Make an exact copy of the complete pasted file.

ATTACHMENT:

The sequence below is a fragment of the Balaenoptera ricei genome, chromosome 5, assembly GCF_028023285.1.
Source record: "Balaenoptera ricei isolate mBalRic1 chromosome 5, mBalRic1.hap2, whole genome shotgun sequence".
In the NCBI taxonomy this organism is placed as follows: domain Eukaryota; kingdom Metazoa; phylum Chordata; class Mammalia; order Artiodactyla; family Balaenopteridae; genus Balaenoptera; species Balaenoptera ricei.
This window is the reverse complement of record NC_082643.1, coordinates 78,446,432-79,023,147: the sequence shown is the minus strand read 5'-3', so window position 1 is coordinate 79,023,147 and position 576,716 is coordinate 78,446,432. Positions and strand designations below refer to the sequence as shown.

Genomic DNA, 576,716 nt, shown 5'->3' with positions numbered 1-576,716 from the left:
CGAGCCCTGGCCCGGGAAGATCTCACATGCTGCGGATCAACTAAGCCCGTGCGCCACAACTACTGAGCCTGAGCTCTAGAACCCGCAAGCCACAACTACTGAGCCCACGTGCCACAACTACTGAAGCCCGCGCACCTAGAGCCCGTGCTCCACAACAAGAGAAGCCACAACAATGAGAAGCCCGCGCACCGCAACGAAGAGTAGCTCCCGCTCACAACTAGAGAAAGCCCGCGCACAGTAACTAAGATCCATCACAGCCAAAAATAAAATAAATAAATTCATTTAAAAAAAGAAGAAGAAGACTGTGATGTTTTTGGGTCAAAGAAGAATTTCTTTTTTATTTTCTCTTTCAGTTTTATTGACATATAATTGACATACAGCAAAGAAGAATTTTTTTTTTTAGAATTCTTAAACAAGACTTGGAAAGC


The sequence below is a fragment of the Balaenoptera ricei genome, chromosome 5, assembly GCF_028023285.1.
Source record: "Balaenoptera ricei isolate mBalRic1 chromosome 5, mBalRic1.hap2, whole genome shotgun sequence".
In the NCBI taxonomy this organism is placed as follows: domain Eukaryota; kingdom Metazoa; phylum Chordata; class Mammalia; order Artiodactyla; family Balaenopteridae; genus Balaenoptera; species Balaenoptera ricei.
This window is the reverse complement of record NC_082643.1, coordinates 78,446,432-79,023,147: the sequence shown is the minus strand read 5'-3', so window position 1 is coordinate 79,023,147 and position 576,716 is coordinate 78,446,432. Positions and strand designations below refer to the sequence as shown.

Genomic DNA, 576,716 nt, shown 5'->3' with positions numbered 1-576,716 from the left:
CGAGCCCTGGCCCGGGAAGATCTCACATGCTGCGGATCAACTAAGCCCGTGCGCCACAACTACTGAGCCTGAGCTCTAGAACCCGCAAGCCACAACTACTGAGCCCACGTGCCACAACTACTGAAGCCCGCGCACCTAGAGCCCGTGCTCCACAACAAGAGAAGCCACAACAATGAGAAGCCCGCGCACCGCAACGAAGAGTAGCTCCCGCTCACAACTAGAGAAAGCCCGCGCACAGTAACTAAGATCCATCACAGCCAAAAATAAAATAAATAAATTCATTTAAAAAAAGAAGAAGAAGACTGTGATGTTTTTGGGTCAAAGAAGAATTTCTTTTTTATTTTCTCTTTCAGTTTTATTGACATATAATTGACATACAGCAAAGAAGAATTTTTTTTTTTAGAATTCTTAAACAAGACTTGGAAAGC